The stories we tell ourselves—and others—frame our lives in so many ways. And this month’s guests on our Security Sandbox podcast are definitely storytellers. Tune in to hear how Atem Kuol, visual effects coordinator at Lucasfilm and founder of Humble Beginnings films, learned to hit his stride in filmmaking and confront imposter syndrome along the way. You’ll also hear from CJ Wiemer, manager of vulnerability management here at Relativity, with stories of hacking and professional growth. Listening to earn RCE credits? Complete this survey to claim your credits. Security Sandbox is about using your curiosity and personal passions to fuel more well-rounded security practices. So, tell us: What inspires you? Amanda Fennell: Welcome to Security Sandbox. I'm Amanda Fennell, chief security officer at Relativity, where we help the legal and compliance world solve complex data problems securely—and that takes a lot of creativity! One of the best things about a sandbox is that you can try anything. This season, let's explore how curiosity and personal passions inspire stronger security. Grab your shovel, and let's dig in! In today's episode, our sandbox tries its hand in show business. Joining me to pull back the green screen is Atem Kuol, visual effects coordinator at Lucasfilm and founder of Humble Beginnings Films. Atem's also about to launch a cyber-psychological thriller film of his own, so I'm really excited to have him in the director's seat for this discussion. Also with us is CJ Wiemer, Relativity's manager of vulnerability management, and as we lovingly like to call him, our resident hacker—but way cooler than the ones you see in the movies. So grab your popcorn, and take a seat. Alright, Atem, we're going to start with you. You answer this all the time—how you got into the industry—but also, I'm going to add on for a little flavor. What makes you stay? Atem Kuol: I actually started my whole career journey in electrical engineering, which is pretty crazy. I was en route to becoming an engineer, and then I went to uni, did the first year of my television and video technology degree. It was a bit boring because it was very much the science side of things, and it was a BSC. I expected to actually pick up a camera, which I didn't even touch a camera my first year. I discovered something called MAMA Youth Project, which is this great organization which helps ethnic minorities get into the industry. AF: Quick question with MAMA Youth: Are they still active, and where are they located out of? AK: MAMA Youth are still active right now, yes, and they've got a base in Sky Studios, which is a big sports studio here in London. So, yeah, they're still running, and they're still very much active. I still get messages from them every now and then. They're just a great organization. So, I did university, I got experience working in live TV, which is great. I was working for Revolution TV. After I graduated, I did the Olympics, which was also very amazing—the 2012 Olympics. After that I went on to work in Spain for the same TV channel. After about two years, I sort of had this yearning to join the film industry. The film industry is like this secret club if you don't know anyone, so for me, the film industry was this illusion. Then I ended up, after two years, quitting my job, came back to the UK, lived with my mum, and sort of hit the reset button. Then I got an email from MAMA Youth Project saying that there's a Hollywood feature film going on. There is a job as a production assistant. They didn't tell me what it was for because a lot of these Hollywood films, they don't really tell you what it is. They just tell you that this big studio has got a film coming on—are you interested? I went in, I figured out that it was Justice League, and then I ended up not getting the job because I wasn't experienced enough for the job that I went for. The visual effects producer ended up keeping my details on file, and when the Justice League did the reshoots, about a year and a half later, I ended up working on the Justice League reshoots, which was pretty sweet for my first job in the film industry. AF: Yeah, I mean, from us geeky crowd, that keeps us in awe obviously. Justice League is a hot topic lately because of the Zack Snyder cut. I'm going to have to ask you ... You've seen it. You like the four-hour cut? How do you feel about it? AK: I love it. I want to watch it again. When I watch films, it's sort of a long gap from when you finish filming it to when you actually get to watch it, which is great because you get to forget about the process of you making it. I try my best to watch as a fan and to not necessarily criticize every little thing that we shot and that could have been in the film. So I was very pleased with it. AF: Your path, you went one direction, you went to—and I'm going to hold on to this, by the way, the term "uni," which is not how we refer to it—but I'm grabbing it. That's my new term from you! So you went to uni, and then you stumbled into the career, and what makes you stay? You mentioned a few times there's like a high to it. There's a moment of you feeling like you brought something together. What is so great about it? AK: It's like this weird obsession. There's just this buzz that you can't really compare to. I've got friends who work in office jobs, and people kind of fall into the same routine. The thing that I love about the film industry is that every film is different. Yes, you might've done things in a similar way, you might work with similar people, but you never work with the exact same team. There's just this weird dynamic that you have to rediscover in every film, and it really keeps it fresh. AF: When I was, at the time, looking for the right content to really discuss, which is a passion for some of the people on our team in security, it's films, it's production, it's visual effects. At the time I stumbled upon you when I was looking into Lucasfilm, as you were working with them. I think you're ongoing right now and still working. But it was more so when I read up on you and kind of started going into it. I love Humble Beginnings. I came across specifically Uncovered, and it was this merger of the cyber and the psychological, and I was like, "Oh, that's the perfect blending of cyber because we do a lot of that!" So I paired you today with somebody who I thought would be a great help to you in your journey, which is CJ. So, CJ, can you tell us what got you into this industry and what makes you stay? CJ Wiemer: Yes, hello! I went to undergrad to study, originally, computer science. After a year of that, I realized I wanted nothing to do with programming. It took me a year to realize that, but I'm glad I did. Graduated with a Bachelor's in a super long title of a degree—Information Systems: Information Security and Assurance—which then landed me a job at Relativity, where I was in customer support, but you got to wear many hats. You were basically part database administrator, part network administrator, part application troubleshooting. Learned a lot there, then went off to be a consultant where I got paid to hack into companies. Learned a ton there and came back to Relativity to work in the IT department before moving over to security. What keeps me here is that no two days are ever the same, especially in the cybersecurity world. You basically wake up every day having to worry about a new thing. AF: Did you also have the same thing where your university didn't really prepare you for the field, like Atem? CW: Yeah, pretty much. I think it's because it comes down to nothing is going to replace hands-on experience, right? You can study for an exam all you want, you can read textbooks all you want, but until you're put in front of the keyboard, and somebody says, "Alright, go do the thing," you can't really train for that that well. AF: The very first day that you started as a pen tester, you went in. Can you explain what it was like that first day? What did you do? Did you have to get past security? Sit down, pop a rubber ducky in, like I know you like to do? CW: I was hit with a big old case of imposter syndrome, like I think so many of us are. Very much a try to "fake it 'til you make" it kind of thing. It was nerve-racking. I remember getting my first shell, which is a term for basically being able to run commands on a computer that isn't normally under your control. I remember more or less shaking with excitement and nervousness that I finally had gotten it. I was able to take control of a different machine. AF: Every hacker movie, by the way, has this moment embodied in it, where they're always like, "I'm in!" There's always that moment—that was in War Games, it's in Swordfish. It's like every movie that does hacking. They always like to have that moment of like, "I got it!" It's not normally that fast, though, right? Takes time. CW: Yes, definitely takes time. Sorry, this was not on my first day. This was after I had been at it for a bit. We were left to our own devices and could spin up purposely vulnerable machines to practice on. I think that's what the majority of my first day was: trying to pop a shell on a purposely vulnerable machine that we controlled. AF: Atem, was your first day in the industry the same thing? You're trying to pop a shell on something? AK: Yeah, pop a shell, pop a cap, pop something. [Laughing] I mean, I just tried to kind of do anything possible. It was, again, trial by fire, and I love it for that because my TV experience was exactly the same thing. But film was very much impostor syndrome, just like you said. You step onto this film set—very intimidating, massive sets, you know, huge studios—and you just walk in there and have to pretend that you know what you're doing. When they're rolling, I am hidden in a corner somewhere trying to not look at the actors and put them off, or in other situations where it's a bit more awkward. AF: That's so awkward! So you're like, "I'm not looking at you! But I'm kind of looking at you..." AK: Yeah, it's weird. It's taken me years to realize what to do, and I still don't know what to do. I mean, you obviously gain confidence throughout different jobs, and I'm sure, CJ, you can relate. Every job you do, you gain confidence, you gain experience, you meet people. The visual effects on set is still a bit new, so sometimes you get a lot of these weird standoff looks. I always say "hi" to people. It's just it's what I do. AF: Oh, that is the opposite of CJ. CW: Yeah, no ... you avoid eye contact. You have to pretend like you've been there before because that's usually all it takes. AF: That's the confidence, though, is pretending you're supposed to be there, right? CW: For sure. You cannot make eye contact. Just head forward, keep walking past the door that you're not supposed to be going through. AK: This is weird on a film set because everyone stares at people. I used to think it was what you do here—stare—but a lot all the time, it's pretty much "I haven't seen you around here" type of stare. Then I say "hi," and I realized this is the first one. I saw Will Smith, and I was like, "Ohh, what do we do?" I was like, "Hey," and they said, "Hi." And then it was like, "How are you doing?" Because that's usually what comes after "hi." And then it's like, "Yeah, I'm fine. How are you?" "Yeah, I'm fine." And then I was like, what do I do? This is a guy that I've grown up watching on Fresh Prince of Bel Air, and I don't idolize people. AF: Did you watch The Fresh Prince of Bel Air? This is in the UK? AK: Oh, yeah. Massive. Yeah. I mean, big part of our lives. AF: I have to ask: Do you know the song? Are you going to pretend you don't know the song? AK: I don't know the song for the sake of this podcast. For the sake of the decibels. AF: In West Philadelphia ... Okay, that's fine. AK: Were you born and raised? [Laughing] AF: So you go on stage, you go on set nowadays, and everything seems normal, and you're a little more confident in it. Now the first day you both had the same imposter syndrome of, "Holy crap! I hope nobody realizes I'm not supposed to be here." Right? You get through this. How long does it take for you to feel a little bit of confidence? I think there's a lot of people who would ask and that when they're listening, they're probably wondering, when will I feel more confident? CW: That's a hard question, too. I think it took probably a good year, if not longer. I don't know that I was ever super comfortable. I think it kind of stays with you, and hopefully it's at least a healthy amount. It's not you having tons of anxiety about it all the time. I think it comes with practice. It comes with achieving those goals, getting that first shell, realizing, "Oh, wow, I actually did it. I am capable of this." AK: For me personally, I've never had that blissful point of, "I have arrived. This is great." It's just everything's different. Take on the first couple of weeks, and you get to meet people, and then it becomes beautiful. Then you become more confident, but then you're still kind of on the edge. That's what I love about it. That's what keeps me on my toes. AF: There's an interesting thing about what you choose to work on. In my research of you, I love that a lot of times for Humble Beginnings, whenever you have to do a subset of a discussion about what you do or what you provide as services, you often have the same thing that says, "Instead of boring you with what year we were founded or what services we provide, I'm going to talk to you about what we make." And you say we specialize in films that inspire. Our key focus is to tug on the heartstrings of the audience by making films that connect and stand out. How do you decide what to work on? What does inspiring look like? How do you even think about this? AK: I'm sort of constantly at that place where I'm trying to be inspired. I love music, and I need certain songs at different points of the day to stay inspired. I need to be at this place of inspiration because it's just when you're struggling, for me, it's the inspiration that keeps you going. When it comes to projects, it can sometimes happen very organically. There are ideas that I write down over the course of the years, and then when it comes down to it, it's "Okay, great, let's look in this stock of ideas and see what I want to do." Things that come up in the news. It's just all great. AF: It's interesting you both use the news so much, by the way, both as a hacker and in film, in terms of focusing on what's going on. But you've opened a door, Atem. You mentioned music. Alright, CJ, I'm going to start with you so Atem gets just 30 seconds to think about this. I need you to pop a shell—this is very Swordfish. You get 60 seconds to do something right, and I need you to do this quickly. You got to hack it. It's never going to happen in 60 seconds, by the way, but let's just say I ask you to do this. You get one song to listen to. What song will inspire you to get it done? CW: Oh, one song ... My gut says I'm going with some sort of punk rock, high energy, maybe lots of yelling upbeats? AF: That's your Rage Against the Machine. CW: Yeah, something like that. Maybe some Dead to Me, some Dear Landlord, stuff like that. AF: That is definitely not at all what I was going to expect, by the way. Having known you, I wouldn't have thought that. So, Atem, you're walking on set. What is the song you choose? AK: Michael Bolton. CW: Nice. AK: Get ready for it: “Go the Distance” from Hercules. AF: Nooo ... Are you serious? AK: I'm dead serious. I told you inspiration. You know, I got to get there. I'm getting ready in the morning or I'm going to set ... Yeah, that's it. AF: That is awesome. I feel like my kids sing that song to me often. Alright, Hercules. I'm going to bring this back to our cyber-psychological thriller because I know this is something you've been working on. Can you tell me a little bit about Uncovered so we can really get the word out? I think this is such a cool idea that you've started to put together. From what I've been able to gather, the structure of this is very amazing. AK: Amazing. Uncovered. I'm currently writing the feature film of a short film that I created, and it's an action thriller. It follows Natasha, who's a recent Cambridge University graduate in computer science, as she tries to infiltrate a cybercriminal organization in order to recover her grandparent's stolen life savings. AF: Very ransomware-ish. That's something we do a lot of specialization in on our team. CJ, you did hacking, you did pen testing. We lured you onto the team, and we kind of did a bait and switch. We brought you on, and we're like, "Yeah, yeah, yeah. Hacking. Red Team, you're going to be great. By the way, I need you to do vulnerability management, and I also need you to lead a team." So we kind of nudged you into management as well. Can you tell us a little bit about what you do here? CW: I manage the vulnerability management team. We're in charge of the entire vulnerability lifecycle, which is prepare, identify and analyze, communicate, and treat. We basically focus on trying to make the company and our product more secure by resolving vulnerabilities. AF: Can you explain a vulnerability to Atem? Because I would suspect he's probably wondering, what would that matter about hacking? CW: Yes, so big difference between vulnerability and exploit as well. Vulnerability is focused; that's the actual weakness, whether that's a bug in some code, in software, or more commonly just missing the most up-to-date patch for the program. Versus an exploit is actually taking advantage of that vulnerability. That's how you're able to pop shells, as we say, and things like that, as you're exploiting the vulnerability. AF: So there's got to be something there for you to hit. CW: Exactly. First you're trying to find a vulnerability to exploit. We obviously are in the business of trying to find vulnerabilities so that they cannot be exploited, and ensuring we have all the proper mitigating controls in place to help lower the overall risk. AF: When you're looking for these vulnerability sectors, do you have a list or was it from experience of the weak points? CW: It's a little of both. We have a bunch of different tools we use, which do the heavy lifting, so just vulnerability scanners. But then the art to it comes with trying to properly rate those vulnerabilities. Each vulnerability is not going to be the same. They're on different devices which are in different parts of the network, which have different levels of access. That's the skill of past experience with what you know about the environment and how available the exploit is or how easy it is to exploit it. And then the severity level is how you drive priority. We're going to take care of the high severity ones, the bad vulnerabilities, before we take care of the lower ones. AF: I've never heard you say that was an art, by the way. That's funny. AK: Do you apply the same method if you were trying to exploit or find the vulnerabilities of a company versus, say, a person? CW: Oh! Yes, I think you're talking about social engineering where you're trying to exploit a human. I will say, the most common and easiest way to get into a company or to exploit anybody is social engineering. It is taking advantage of that human. I think my job was decently easy being in the Midwest where people are super friendly and want to hold the door open for you. I had it easier there. Don't ask for ID. They will just hold the door, and you're welcome to walk right through. But yeah, I would say a majority of the ways people are getting in these days are through phishing emails or some sort of social engineering. AK: That's fascinating. AF: Are you saying that it's the politeness that's the weakness of humanity? CW: Yeah, one could say that. Absolutely. It made my job easier, that's for sure. AF: Well, it's true. It's helpful for a lot of social engineering. I have a whole speech about how I think that human beings are our last biggest strength, actually, because I feel like it's become really common to say human beings are our biggest weakness. I think that there's something to be said that a human being, while we've done a lot with AI and machine learning, I don't think we've gotten to the point that we can replicate intuition. I think that if humans would just spend a little time on intuition and actually trust their gut, they probably would stop holding that door open whenever somebody is suspicious as CJ comes through. AK: [Laughs] With his punk music. AF: Yeah, with his Rage Against the Machine blasting. AK: This is more so to do with humans and a social engineering side of things. Have you ever gotten to the point where you're shocked at what you've seen, or has anything ever dampened your day, or you've discovered something so dark or sickening that is kind of just like, what am I doing? AF: Are you looking for material for the terrorist cell activity on your film? [Laughs] Yeah, we've got bad guys. Go ahead. CW: There were definitely days where, toward the end, I felt like I wanted to take a shower to wash off the bad energy I had been using all day. You know, part of the job is tricking people into doing things they're not supposed to be doing, but they're only doing them because they trust you, a stranger. And so that felt, you know ... Trying to balance that thought of, "Okay, this is a job. The company has hired me to do this to their employees. I shouldn't feel that bad about it." But the ethical side of it, that part of it feels weird at the end of the day. AF: There's stuff we find on devices that's concerning or has to be turned over to the legal authorities ... Yeah, that happens. And commonly you'd be surprised how many people use their work computers for these things! What are you doing, right? And these are illegal activities. The most concerning that I think I came across with social engineering is the simplicity of it. It's so simple. We used to go on sites for pen testing and working as a black bag ops. No one was supposed to know we were there. We were hidden in a server room to do pools on the data. And the problem is, we didn't have enough badges. There were three of us. There were two guys and myself. Diversity, right? #diversity. And so we went out to get lunch, and I went somewhere else to get Starbucks, of course, like coffee. And they were like, "Oh, well, you don't have a badge. I'll give you the badge." And I was like, "It's okay, I'll get in." And the reason I knew I was going to get in is because in midday, everyone goes for smoke break, and a guy will let me in. There is no question. There is something innate and the masculine energy will always hold the door open for a lady. There's just a thing about that. I never once in three months ever didn't get in from lunch. The simplicity of the fact that humans always do what you think they're going to do when it comes down to it, when it comes to social engineering. So there's deep, dark things that happen. There are things that we wish we didn't have to see. There is secondary trauma that we have to mitigate against as people who are visiting. We have to be careful about it and step away from it and go take that shower, tuck in your kids, walk away from it. But then there's just the simplicity of humans. They always do what you think they're going to do when it comes to social engineering. AK: Well, amazing. And yeah, must be intriguing. Every day is not the same, which is great. I think that's a beautiful inspiration to keep doing what you're doing and to always be excited. AF: There is. I took some notes actually about the three things I feel are the common themes from you two working together. One of them is: Everything is different, and that's the challenge worth holding onto. Atem, you really mentioned that that was the thing that really made you stay. It's because everything is different; it's a challenge all the time. You don't know what was coming up, and I think that's true for both of you. The second one is the "fake it 'til you make it." I couldn't walk away from this episode without mentioning that because you both clearly elucidated there is a trial by fire. You will have imposter syndrome, but you will gain confidence over time, and I think that's the gem for people. Don't worry, you're going to gain confidence over time. And this last piece is just that. Atem, you mentioned there's a sweet spot of growth. There's an area of comfortability where comfortable can be complacent, but there's an area of comfortability that's actually where you grow that growth mindset. I think that's true for both of these industries, for what you're doing every day and also for CJ and handling vulnerability management. There's an area of growth that needs to be continued. I do always like to end on a quote, so I can't help it because there's like such an overlap of somebody who's, you know, he's a British American film director, producer, screenwriter, et cetera. Maybe he's filmed a lot of my favorite movies ... Christopher Nolan. He has a quote, and it reminds me of this conversation, but it's a lengthy one. It says, "I always find myself gravitating to the analogy of a maze. I think of film noir, and if you picture the story, it's a maze. You don't want to be hanging around above watching the characters make these wrong choices, because that's frustrating. You want to be in the maze with them making the turns, at their side, and that keeps it more exciting." I feel like this conversation is very much the maze—that this inception that we found ourselves in today, where we merged this idea of film and vulnerability management and cyber. So I appreciate both of you being inside the maze with me today. Thank you for joining me. CW: Thank you so much. This is a lot of fun. AK: That was extremely inspirational. I think you've been listening to my playlist. I mean, Amanda, you smashed that one. I don't know what else to say. AF: Thanks for digging into these topics with us today. We hope you got some valuable insights from the episode. Please share your comments, give us a rating—we'd love to hear from you!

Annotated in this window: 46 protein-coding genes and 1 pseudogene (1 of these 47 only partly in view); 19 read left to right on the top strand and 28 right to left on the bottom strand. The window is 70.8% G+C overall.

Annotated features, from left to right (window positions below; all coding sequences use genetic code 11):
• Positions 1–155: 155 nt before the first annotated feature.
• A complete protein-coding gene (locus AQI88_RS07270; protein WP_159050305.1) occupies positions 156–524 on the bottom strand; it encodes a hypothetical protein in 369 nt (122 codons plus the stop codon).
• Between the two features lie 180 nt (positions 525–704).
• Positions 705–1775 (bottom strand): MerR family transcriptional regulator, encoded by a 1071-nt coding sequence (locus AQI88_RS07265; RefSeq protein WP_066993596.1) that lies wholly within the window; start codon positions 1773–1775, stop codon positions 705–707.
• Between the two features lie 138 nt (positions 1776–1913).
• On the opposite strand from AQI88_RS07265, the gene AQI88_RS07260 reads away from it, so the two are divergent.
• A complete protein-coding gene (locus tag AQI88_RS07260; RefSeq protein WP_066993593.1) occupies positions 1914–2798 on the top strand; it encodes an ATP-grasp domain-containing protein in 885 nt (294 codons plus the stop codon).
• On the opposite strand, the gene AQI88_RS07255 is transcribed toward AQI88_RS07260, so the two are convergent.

Sam Bock is a member of the marketing team at Relativity, and serves as editor of The Relativity Blog.